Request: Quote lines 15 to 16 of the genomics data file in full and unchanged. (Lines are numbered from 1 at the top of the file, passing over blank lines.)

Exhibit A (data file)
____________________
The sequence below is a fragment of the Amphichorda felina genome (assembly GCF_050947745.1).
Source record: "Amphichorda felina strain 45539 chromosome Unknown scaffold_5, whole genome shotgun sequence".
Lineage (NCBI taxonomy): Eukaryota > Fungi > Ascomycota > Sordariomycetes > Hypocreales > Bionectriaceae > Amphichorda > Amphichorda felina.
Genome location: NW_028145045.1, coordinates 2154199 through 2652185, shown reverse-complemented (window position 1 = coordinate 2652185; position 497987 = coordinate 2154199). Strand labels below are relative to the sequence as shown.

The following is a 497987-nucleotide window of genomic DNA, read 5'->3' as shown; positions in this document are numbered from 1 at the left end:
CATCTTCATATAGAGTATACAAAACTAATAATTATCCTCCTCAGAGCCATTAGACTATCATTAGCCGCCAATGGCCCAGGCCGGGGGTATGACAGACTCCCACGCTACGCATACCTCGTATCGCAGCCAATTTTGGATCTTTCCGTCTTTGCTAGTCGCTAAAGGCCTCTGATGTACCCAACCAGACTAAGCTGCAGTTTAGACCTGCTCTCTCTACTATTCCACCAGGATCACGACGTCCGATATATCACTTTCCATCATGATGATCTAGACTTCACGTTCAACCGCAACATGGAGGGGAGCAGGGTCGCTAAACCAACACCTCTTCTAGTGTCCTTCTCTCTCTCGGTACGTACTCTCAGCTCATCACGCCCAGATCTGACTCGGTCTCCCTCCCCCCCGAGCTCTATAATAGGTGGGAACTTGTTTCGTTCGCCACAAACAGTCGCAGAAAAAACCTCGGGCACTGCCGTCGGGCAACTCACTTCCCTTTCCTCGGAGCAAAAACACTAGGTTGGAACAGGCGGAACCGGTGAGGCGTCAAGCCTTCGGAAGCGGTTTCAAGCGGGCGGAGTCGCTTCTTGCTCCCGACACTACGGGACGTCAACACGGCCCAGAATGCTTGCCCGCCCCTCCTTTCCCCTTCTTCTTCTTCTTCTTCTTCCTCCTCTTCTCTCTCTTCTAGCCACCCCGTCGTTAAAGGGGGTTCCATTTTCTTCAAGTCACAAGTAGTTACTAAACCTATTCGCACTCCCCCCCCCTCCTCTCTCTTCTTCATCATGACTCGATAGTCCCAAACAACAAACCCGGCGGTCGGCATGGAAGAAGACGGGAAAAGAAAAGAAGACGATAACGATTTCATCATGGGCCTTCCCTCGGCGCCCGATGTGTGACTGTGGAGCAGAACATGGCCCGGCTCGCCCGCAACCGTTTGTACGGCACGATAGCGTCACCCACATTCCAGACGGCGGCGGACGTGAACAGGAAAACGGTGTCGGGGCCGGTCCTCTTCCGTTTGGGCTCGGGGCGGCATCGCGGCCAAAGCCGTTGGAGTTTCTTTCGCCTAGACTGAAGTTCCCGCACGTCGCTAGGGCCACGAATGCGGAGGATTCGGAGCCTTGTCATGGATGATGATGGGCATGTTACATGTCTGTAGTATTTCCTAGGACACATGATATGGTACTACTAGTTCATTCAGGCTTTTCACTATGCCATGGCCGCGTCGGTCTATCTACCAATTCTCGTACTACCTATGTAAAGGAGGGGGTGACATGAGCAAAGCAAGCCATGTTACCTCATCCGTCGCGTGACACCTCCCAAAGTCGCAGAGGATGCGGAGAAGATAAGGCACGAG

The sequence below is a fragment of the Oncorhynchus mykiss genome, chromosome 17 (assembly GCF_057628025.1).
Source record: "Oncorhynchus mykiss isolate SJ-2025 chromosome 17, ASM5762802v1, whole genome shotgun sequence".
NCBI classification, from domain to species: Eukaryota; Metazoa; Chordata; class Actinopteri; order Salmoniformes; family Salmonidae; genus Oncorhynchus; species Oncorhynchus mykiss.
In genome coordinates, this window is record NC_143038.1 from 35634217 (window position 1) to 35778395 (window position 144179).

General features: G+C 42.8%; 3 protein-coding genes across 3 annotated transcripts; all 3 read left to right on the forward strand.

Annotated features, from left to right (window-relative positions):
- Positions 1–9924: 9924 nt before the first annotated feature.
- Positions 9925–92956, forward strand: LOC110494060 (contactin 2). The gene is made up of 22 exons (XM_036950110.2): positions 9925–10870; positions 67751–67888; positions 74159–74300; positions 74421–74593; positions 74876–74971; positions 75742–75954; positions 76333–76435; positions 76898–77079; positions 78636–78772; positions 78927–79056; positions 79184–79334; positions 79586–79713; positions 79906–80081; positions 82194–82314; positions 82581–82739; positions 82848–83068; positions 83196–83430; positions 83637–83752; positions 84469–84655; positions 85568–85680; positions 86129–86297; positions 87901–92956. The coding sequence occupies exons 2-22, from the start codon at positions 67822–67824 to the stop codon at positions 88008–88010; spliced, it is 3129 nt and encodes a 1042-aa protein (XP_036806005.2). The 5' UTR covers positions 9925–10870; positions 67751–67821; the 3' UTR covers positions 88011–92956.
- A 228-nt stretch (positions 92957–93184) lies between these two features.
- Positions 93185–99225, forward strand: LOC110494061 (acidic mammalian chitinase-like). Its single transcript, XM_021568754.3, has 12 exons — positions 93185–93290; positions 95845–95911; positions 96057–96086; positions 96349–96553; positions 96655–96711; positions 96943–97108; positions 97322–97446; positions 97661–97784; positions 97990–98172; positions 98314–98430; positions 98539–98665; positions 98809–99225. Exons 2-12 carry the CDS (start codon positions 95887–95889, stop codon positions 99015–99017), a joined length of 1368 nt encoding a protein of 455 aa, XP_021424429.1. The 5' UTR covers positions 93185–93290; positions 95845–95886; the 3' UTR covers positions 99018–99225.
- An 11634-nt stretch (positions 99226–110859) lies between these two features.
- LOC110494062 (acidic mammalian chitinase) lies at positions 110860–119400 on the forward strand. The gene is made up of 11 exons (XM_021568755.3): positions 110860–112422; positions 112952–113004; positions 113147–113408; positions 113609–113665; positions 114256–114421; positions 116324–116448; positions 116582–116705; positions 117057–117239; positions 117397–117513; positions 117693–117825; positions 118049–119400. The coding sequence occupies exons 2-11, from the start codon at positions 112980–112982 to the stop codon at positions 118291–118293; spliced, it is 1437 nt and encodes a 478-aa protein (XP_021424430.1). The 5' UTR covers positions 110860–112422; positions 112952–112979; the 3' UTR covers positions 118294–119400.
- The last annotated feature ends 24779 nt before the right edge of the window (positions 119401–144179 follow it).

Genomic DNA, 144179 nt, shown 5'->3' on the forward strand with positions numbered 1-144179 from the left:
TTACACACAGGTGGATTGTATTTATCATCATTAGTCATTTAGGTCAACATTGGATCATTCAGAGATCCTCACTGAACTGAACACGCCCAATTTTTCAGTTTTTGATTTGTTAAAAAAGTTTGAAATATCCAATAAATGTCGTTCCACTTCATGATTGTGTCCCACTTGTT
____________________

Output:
- A 228-nt stretch (positions 92957–93184) lies between these two features.
- Positions 93185–99225, forward strand: LOC110494061 (acidic mammalian chitinase-like). Its single transcript, XM_021568754.3, has 12 exons — positions 93185–93290; positions 95845–95911; positions 96057–96086; positions 96349–96553; positions 96655–96711; positions 96943–97108; positions 97322–97446; positions 97661–97784; positions 97990–98172; positions 98314–98430; positions 98539–98665; positions 98809–99225. Exons 2-12 carry the CDS (start codon positions 95887–95889, stop codon positions 99015–99017), a joined length of 1368 nt encoding a protein of 455 aa, XP_021424429.1. The 5' UTR covers positions 93185–93290; positions 95845–95886; the 3' UTR covers positions 99018–99225.